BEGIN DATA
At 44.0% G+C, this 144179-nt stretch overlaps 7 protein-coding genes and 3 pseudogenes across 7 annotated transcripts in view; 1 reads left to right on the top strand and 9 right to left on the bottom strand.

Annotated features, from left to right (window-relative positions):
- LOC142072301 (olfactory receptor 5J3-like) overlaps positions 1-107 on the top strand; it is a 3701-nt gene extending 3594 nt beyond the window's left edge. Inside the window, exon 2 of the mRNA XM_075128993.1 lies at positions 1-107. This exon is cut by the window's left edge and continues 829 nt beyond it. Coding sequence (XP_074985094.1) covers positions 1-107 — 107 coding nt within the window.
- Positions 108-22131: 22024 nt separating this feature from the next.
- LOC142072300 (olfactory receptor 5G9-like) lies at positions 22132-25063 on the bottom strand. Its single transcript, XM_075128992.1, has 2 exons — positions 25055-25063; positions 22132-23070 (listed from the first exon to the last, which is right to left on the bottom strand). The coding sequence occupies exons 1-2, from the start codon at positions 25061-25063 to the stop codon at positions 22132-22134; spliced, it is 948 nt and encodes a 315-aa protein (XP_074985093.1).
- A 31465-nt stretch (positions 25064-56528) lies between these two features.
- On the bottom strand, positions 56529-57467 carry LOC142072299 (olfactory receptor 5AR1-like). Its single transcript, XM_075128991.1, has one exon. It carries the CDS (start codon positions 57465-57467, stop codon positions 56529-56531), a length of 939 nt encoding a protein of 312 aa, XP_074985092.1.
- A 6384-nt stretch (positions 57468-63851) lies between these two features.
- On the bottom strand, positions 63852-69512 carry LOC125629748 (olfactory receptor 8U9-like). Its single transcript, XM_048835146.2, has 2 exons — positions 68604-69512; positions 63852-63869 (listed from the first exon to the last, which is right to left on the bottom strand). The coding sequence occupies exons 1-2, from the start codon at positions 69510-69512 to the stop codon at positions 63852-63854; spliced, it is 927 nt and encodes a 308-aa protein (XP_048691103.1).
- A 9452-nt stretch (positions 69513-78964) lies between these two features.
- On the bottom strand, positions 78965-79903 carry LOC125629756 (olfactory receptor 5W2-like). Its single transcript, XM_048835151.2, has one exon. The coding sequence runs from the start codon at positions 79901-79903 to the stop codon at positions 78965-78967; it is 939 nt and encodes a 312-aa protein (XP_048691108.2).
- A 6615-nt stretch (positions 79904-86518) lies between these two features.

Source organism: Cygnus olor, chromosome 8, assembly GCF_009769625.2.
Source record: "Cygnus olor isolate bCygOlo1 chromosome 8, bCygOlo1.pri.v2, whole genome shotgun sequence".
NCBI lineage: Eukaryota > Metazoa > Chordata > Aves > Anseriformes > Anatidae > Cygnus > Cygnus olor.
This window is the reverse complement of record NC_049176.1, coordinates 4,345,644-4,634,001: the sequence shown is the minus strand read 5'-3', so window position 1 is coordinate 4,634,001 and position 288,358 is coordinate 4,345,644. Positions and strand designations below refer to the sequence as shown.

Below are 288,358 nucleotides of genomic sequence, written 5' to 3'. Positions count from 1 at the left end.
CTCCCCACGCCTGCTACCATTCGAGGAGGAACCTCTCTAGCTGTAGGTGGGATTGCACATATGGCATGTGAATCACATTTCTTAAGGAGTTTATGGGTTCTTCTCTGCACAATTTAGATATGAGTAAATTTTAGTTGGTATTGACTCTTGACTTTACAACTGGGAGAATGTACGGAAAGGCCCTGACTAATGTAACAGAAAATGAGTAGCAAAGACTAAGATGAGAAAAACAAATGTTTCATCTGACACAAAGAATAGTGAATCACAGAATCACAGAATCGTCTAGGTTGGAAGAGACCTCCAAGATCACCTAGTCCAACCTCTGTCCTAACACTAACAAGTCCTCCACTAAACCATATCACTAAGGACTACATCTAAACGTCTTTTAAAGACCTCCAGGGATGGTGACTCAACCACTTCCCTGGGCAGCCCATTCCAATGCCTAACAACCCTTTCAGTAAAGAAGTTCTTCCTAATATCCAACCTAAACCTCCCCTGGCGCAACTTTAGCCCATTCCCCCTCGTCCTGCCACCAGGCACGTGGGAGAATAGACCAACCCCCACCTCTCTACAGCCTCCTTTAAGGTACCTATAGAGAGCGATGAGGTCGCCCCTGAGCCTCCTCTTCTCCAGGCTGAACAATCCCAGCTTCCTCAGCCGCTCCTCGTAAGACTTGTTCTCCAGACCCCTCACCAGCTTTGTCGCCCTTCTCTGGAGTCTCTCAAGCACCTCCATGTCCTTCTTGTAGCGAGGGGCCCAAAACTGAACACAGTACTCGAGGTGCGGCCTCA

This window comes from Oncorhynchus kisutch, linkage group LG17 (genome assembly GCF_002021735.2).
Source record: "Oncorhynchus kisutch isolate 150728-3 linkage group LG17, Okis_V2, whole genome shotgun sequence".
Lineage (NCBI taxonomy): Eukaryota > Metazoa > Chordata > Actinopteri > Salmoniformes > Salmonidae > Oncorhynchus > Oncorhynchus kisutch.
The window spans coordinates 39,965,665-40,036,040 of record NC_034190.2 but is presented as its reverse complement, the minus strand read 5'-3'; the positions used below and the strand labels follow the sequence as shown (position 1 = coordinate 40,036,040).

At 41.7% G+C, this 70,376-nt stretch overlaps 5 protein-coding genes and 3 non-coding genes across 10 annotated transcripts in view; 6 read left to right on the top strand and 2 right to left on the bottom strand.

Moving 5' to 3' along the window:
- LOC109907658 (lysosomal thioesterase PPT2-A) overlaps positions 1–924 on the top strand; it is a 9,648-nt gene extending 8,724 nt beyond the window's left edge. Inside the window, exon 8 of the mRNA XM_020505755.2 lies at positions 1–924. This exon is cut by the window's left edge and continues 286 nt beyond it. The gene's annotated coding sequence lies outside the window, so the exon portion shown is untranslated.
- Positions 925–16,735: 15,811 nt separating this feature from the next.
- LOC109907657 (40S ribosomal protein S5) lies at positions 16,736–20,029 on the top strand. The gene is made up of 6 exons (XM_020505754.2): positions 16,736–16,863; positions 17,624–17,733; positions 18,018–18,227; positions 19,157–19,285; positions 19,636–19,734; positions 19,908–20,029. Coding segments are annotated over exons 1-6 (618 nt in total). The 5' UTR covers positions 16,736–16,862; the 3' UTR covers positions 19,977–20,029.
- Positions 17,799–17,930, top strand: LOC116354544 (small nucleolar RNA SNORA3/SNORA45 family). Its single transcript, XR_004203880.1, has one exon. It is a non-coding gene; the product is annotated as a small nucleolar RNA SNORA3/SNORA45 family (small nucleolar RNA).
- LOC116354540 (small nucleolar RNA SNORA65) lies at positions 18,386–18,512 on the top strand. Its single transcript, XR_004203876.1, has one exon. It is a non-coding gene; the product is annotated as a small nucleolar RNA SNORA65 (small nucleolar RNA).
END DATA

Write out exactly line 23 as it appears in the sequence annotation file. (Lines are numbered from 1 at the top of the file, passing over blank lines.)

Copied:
At 41.7% G+C, this 70,376-nt stretch overlaps 5 protein-coding genes and 3 non-coding genes across 10 annotated transcripts in view; 6 read left to right on the top strand and 2 right to left on the bottom strand.